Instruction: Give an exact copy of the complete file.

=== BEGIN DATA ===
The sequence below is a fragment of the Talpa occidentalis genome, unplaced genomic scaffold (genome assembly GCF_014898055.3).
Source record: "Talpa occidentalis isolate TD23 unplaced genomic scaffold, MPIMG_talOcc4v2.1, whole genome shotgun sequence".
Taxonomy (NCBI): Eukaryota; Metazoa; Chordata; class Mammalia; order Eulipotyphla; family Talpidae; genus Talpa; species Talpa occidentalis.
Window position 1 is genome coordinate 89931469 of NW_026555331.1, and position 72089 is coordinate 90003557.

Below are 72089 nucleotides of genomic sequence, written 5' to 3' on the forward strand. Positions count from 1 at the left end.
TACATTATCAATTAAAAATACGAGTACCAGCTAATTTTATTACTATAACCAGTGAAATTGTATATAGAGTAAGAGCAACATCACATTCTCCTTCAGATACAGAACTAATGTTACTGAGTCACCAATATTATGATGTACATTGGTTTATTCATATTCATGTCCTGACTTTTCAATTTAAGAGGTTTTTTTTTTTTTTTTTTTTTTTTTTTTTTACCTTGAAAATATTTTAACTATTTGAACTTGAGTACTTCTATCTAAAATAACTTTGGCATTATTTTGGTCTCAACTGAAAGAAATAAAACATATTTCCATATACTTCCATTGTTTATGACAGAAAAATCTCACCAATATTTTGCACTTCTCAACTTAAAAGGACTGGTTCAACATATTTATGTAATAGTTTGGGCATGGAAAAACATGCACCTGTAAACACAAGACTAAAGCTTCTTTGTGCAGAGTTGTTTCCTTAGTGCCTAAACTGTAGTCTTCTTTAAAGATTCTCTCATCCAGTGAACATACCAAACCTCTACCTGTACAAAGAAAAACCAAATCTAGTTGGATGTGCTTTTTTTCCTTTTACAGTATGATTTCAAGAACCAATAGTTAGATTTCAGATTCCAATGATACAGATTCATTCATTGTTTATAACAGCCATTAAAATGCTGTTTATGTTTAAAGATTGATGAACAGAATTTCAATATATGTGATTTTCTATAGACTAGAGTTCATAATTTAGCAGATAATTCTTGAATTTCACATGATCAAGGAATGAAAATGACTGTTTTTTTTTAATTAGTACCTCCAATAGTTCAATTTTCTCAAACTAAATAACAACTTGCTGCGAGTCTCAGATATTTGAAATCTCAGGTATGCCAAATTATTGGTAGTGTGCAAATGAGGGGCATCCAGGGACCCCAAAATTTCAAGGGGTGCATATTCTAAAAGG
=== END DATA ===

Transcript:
The sequence below is a fragment of the Talpa occidentalis genome, unplaced genomic scaffold (genome assembly GCF_014898055.3).
Source record: "Talpa occidentalis isolate TD23 unplaced genomic scaffold, MPIMG_talOcc4v2.1, whole genome shotgun sequence".
Taxonomy (NCBI): Eukaryota; Metazoa; Chordata; class Mammalia; order Eulipotyphla; family Talpidae; genus Talpa; species Talpa occidentalis.
Window position 1 is genome coordinate 89931469 of NW_026555331.1, and position 72089 is coordinate 90003557.

Below are 72089 nucleotides of genomic sequence, written 5' to 3' on the forward strand. Positions count from 1 at the left end.
TACATTATCAATTAAAAATACGAGTACCAGCTAATTTTATTACTATAACCAGTGAAATTGTATATAGAGTAAGAGCAACATCACATTCTCCTTCAGATACAGAACTAATGTTACTGAGTCACCAATATTATGATGTACATTGGTTTATTCATATTCATGTCCTGACTTTTCAATTTAAGAGGTTTTTTTTTTTTTTTTTTTTTTTTTTTTTTACCTTGAAAATATTTTAACTATTTGAACTTGAGTACTTCTATCTAAAATAACTTTGGCATTATTTTGGTCTCAACTGAAAGAAATAAAACATATTTCCATATACTTCCATTGTTTATGACAGAAAAATCTCACCAATATTTTGCACTTCTCAACTTAAAAGGACTGGTTCAACATATTTATGTAATAGTTTGGGCATGGAAAAACATGCACCTGTAAACACAAGACTAAAGCTTCTTTGTGCAGAGTTGTTTCCTTAGTGCCTAAACTGTAGTCTTCTTTAAAGATTCTCTCATCCAGTGAACATACCAAACCTCTACCTGTACAAAGAAAAACCAAATCTAGTTGGATGTGCTTTTTTTCCTTTTACAGTATGATTTCAAGAACCAATAGTTAGATTTCAGATTCCAATGATACAGATTCATTCATTGTTTATAACAGCCATTAAAATGCTGTTTATGTTTAAAGATTGATGAACAGAATTTCAATATATGTGATTTTCTATAGACTAGAGTTCATAATTTAGCAGATAATTCTTGAATTTCACATGATCAAGGAATGAAAATGACTGTTTTTTTTTAATTAGTACCTCCAATAGTTCAATTTTCTCAAACTAAATAACAACTTGCTGCGAGTCTCAGATATTTGAAATCTCAGGTATGCCAAATTATTGGTAGTGTGCAAATGAGGGGCATCCAGGGACCCCAAAATTTCAAGGGGTGCATATTCTAAAAGG